Senior executives of the Veterans Benefits Administration will not receive 2012 performance bonuses and the funds will be invested to accelerate elimination of the disability claims backlog, according to the Veterans Affairs Department.
“Based on VBA’s organizational performance goals, senior executives will not receive performance awards for fiscal 2012,” VA Press Secretary Josh Taylor said in an email to Nextgov. He added, “We remain confident that VBA senior executives are dedicated to our nation’s veterans, and they will continue to lead our drive toward VA’s goal: eliminating the claims backlog in 2015.”
That backlog stood at 882,023 claims on Monday. Nearly 70 percent of those claims – or 610,150 claims – had been sitting for more than 125 days.
The Center for Investigative Reporting found last Friday that in 2011, despite the high claims backlog, the department paid VBA Chief of Staff Lois Mittelstaedt and VBA Deputy Undersecretary for Field Operations Diana Rubens bonuses of $23,091 each.
The Center also reported that Michael Cardarelli, principal deputy undersecretary for benefits, received a bonus of $20,716 in 2011.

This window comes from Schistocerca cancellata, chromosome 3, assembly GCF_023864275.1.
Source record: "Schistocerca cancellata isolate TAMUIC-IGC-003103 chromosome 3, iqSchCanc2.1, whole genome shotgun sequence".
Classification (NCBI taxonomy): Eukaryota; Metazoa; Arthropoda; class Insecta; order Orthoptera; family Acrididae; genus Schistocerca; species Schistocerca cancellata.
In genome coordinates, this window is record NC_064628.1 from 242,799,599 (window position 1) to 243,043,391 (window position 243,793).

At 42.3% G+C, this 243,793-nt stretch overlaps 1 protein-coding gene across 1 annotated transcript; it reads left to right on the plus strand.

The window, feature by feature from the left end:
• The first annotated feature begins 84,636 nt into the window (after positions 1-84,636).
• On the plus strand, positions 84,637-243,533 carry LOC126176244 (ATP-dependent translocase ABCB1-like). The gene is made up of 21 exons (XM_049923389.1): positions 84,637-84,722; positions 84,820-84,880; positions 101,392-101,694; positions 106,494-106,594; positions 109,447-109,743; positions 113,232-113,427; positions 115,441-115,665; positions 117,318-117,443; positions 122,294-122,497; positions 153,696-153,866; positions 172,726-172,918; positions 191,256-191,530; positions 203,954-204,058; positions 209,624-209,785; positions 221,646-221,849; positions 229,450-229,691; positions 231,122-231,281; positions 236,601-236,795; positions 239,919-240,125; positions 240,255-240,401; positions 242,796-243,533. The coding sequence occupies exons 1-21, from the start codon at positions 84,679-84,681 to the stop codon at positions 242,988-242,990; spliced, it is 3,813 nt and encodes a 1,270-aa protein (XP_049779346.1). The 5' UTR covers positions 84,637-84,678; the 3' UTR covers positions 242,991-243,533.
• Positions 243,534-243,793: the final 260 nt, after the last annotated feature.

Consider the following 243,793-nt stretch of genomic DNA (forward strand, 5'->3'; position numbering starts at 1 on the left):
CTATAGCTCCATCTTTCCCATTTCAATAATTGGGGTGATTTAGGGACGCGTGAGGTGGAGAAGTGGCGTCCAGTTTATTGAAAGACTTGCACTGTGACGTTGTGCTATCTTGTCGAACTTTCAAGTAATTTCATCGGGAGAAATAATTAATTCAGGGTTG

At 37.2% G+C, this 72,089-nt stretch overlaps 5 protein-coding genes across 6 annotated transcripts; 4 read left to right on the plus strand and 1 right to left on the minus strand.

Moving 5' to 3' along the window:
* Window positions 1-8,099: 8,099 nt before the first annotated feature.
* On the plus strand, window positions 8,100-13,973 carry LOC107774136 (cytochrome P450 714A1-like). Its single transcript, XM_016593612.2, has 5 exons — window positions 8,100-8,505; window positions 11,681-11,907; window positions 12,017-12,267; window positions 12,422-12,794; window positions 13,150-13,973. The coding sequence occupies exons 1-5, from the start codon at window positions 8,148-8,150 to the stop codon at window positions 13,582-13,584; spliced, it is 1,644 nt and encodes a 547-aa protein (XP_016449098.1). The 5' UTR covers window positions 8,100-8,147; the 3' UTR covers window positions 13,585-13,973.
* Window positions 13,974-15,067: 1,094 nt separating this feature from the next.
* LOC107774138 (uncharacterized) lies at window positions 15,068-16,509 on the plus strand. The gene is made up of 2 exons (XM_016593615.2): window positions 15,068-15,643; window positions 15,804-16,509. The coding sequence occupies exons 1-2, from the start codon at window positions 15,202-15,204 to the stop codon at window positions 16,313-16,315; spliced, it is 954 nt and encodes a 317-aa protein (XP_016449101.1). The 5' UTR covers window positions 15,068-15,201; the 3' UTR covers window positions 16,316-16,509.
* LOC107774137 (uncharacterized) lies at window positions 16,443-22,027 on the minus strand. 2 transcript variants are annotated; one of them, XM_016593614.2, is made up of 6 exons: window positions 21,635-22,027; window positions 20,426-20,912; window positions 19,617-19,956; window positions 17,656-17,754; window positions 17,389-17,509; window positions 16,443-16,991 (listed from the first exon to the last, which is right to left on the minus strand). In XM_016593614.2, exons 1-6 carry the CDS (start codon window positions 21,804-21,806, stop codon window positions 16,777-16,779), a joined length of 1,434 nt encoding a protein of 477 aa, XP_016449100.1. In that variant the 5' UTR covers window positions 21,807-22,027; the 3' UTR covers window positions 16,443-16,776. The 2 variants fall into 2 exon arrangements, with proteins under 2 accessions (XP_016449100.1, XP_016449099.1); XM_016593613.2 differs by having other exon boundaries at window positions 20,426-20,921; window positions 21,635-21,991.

Rep. Jeff Miller, R-Fla., chairman of the House Veterans’ Affairs Committee, agreed that VBA officials should not receive performance bonuses, given the claims backlog. “VA employees and managers who fail in their jobs shouldn’t receive bonuses -- they should be disciplined or fired,” Miller said.
He also said VA needs to scrutinize bonuses paid to senior executives in the Veterans Health Administration. “While VA’s decision to withhold fiscal year 2012 bonuses for VBA senior executives is a step in the right direction, it does nothing to ensure that poorly performing Veterans Health Administration officials will not receive bonuses,” he said.
Ohio’s Dayton Daily News reported in March that Dayton VA Medical Center Director Guy Richardson received an $11,874 bonus last year even though the center’s dental clinic came under investigation for allowing unsafe sanitary practices by one dentist over 18 years.
“In recent days, we’ve learned that multiple VA medical center officials have received bonuses even in the wake of patient deaths linked to mismanagement,” Miller said. “VA owes us all -- especially the families of those who died -- an explanation as to why the department awarded these bonuses and how they plan to eliminate similar payments in the future.”
The department gave $2.3 million in performance awards in fiscal 2012, according to Taylor’s email. Senior Executive Service performance awards are normally paid out within 90 days after the rating period concludes, meaning fiscal 2012 bonuses would have gone out by January.